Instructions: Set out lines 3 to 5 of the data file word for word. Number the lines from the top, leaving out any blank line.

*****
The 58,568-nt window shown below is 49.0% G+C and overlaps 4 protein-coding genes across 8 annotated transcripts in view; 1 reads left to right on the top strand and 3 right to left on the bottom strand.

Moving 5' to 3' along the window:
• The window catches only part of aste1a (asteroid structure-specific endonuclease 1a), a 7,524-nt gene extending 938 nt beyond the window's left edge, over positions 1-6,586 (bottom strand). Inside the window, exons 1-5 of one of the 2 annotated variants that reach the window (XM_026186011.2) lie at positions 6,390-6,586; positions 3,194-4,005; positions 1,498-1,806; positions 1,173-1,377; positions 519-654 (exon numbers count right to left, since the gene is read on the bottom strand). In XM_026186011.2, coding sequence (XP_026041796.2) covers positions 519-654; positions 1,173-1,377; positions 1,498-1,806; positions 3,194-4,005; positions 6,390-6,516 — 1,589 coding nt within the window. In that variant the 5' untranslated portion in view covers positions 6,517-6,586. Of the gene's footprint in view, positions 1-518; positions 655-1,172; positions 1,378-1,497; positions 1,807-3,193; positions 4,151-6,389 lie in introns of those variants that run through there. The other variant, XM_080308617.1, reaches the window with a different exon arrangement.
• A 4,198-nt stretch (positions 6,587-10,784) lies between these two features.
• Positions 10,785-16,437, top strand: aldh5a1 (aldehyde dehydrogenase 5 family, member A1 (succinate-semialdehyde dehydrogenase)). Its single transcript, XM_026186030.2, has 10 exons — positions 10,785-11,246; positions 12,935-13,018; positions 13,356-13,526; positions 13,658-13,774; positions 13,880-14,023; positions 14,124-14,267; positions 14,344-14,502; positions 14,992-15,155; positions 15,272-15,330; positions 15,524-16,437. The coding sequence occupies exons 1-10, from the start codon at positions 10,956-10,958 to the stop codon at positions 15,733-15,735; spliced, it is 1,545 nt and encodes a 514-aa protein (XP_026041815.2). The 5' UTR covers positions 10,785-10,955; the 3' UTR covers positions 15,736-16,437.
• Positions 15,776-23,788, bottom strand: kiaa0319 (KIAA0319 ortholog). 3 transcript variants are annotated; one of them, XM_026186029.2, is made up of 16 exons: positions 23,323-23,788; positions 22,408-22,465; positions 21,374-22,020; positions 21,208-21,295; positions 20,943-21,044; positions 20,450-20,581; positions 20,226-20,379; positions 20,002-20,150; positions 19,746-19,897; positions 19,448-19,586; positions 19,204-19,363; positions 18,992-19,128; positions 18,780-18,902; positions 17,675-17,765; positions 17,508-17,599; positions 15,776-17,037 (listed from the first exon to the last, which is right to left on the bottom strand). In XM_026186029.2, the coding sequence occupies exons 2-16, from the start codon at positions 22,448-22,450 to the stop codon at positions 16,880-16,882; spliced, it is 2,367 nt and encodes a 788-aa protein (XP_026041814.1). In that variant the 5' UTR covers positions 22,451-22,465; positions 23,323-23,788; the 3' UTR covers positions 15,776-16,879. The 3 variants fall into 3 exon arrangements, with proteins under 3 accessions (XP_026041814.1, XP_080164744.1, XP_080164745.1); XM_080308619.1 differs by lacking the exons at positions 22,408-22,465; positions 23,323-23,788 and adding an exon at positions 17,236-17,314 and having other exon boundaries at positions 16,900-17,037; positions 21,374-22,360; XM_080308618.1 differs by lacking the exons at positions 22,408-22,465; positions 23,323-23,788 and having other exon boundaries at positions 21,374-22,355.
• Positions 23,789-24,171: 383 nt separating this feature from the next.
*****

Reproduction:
• The window catches only part of aste1a (asteroid structure-specific endonuclease 1a), a 7,524-nt gene extending 938 nt beyond the window's left edge, over positions 1-6,586 (bottom strand). Inside the window, exons 1-5 of one of the 2 annotated variants that reach the window (XM_026186011.2) lie at positions 6,390-6,586; positions 3,194-4,005; positions 1,498-1,806; positions 1,173-1,377; positions 519-654 (exon numbers count right to left, since the gene is read on the bottom strand). In XM_026186011.2, coding sequence (XP_026041796.2) covers positions 519-654; positions 1,173-1,377; positions 1,498-1,806; positions 3,194-4,005; positions 6,390-6,516 — 1,589 coding nt within the window. In that variant the 5' untranslated portion in view covers positions 6,517-6,586. Of the gene's footprint in view, positions 1-518; positions 655-1,172; positions 1,378-1,497; positions 1,807-3,193; positions 4,151-6,389 lie in introns of those variants that run through there. The other variant, XM_080308617.1, reaches the window with a different exon arrangement.
• A 4,198-nt stretch (positions 6,587-10,784) lies between these two features.
• Positions 10,785-16,437, top strand: aldh5a1 (aldehyde dehydrogenase 5 family, member A1 (succinate-semialdehyde dehydrogenase)). Its single transcript, XM_026186030.2, has 10 exons — positions 10,785-11,246; positions 12,935-13,018; positions 13,356-13,526; positions 13,658-13,774; positions 13,880-14,023; positions 14,124-14,267; positions 14,344-14,502; positions 14,992-15,155; positions 15,272-15,330; positions 15,524-16,437. The coding sequence occupies exons 1-10, from the start codon at positions 10,956-10,958 to the stop codon at positions 15,733-15,735; spliced, it is 1,545 nt and encodes a 514-aa protein (XP_026041815.2). The 5' UTR covers positions 10,785-10,955; the 3' UTR covers positions 15,736-16,437.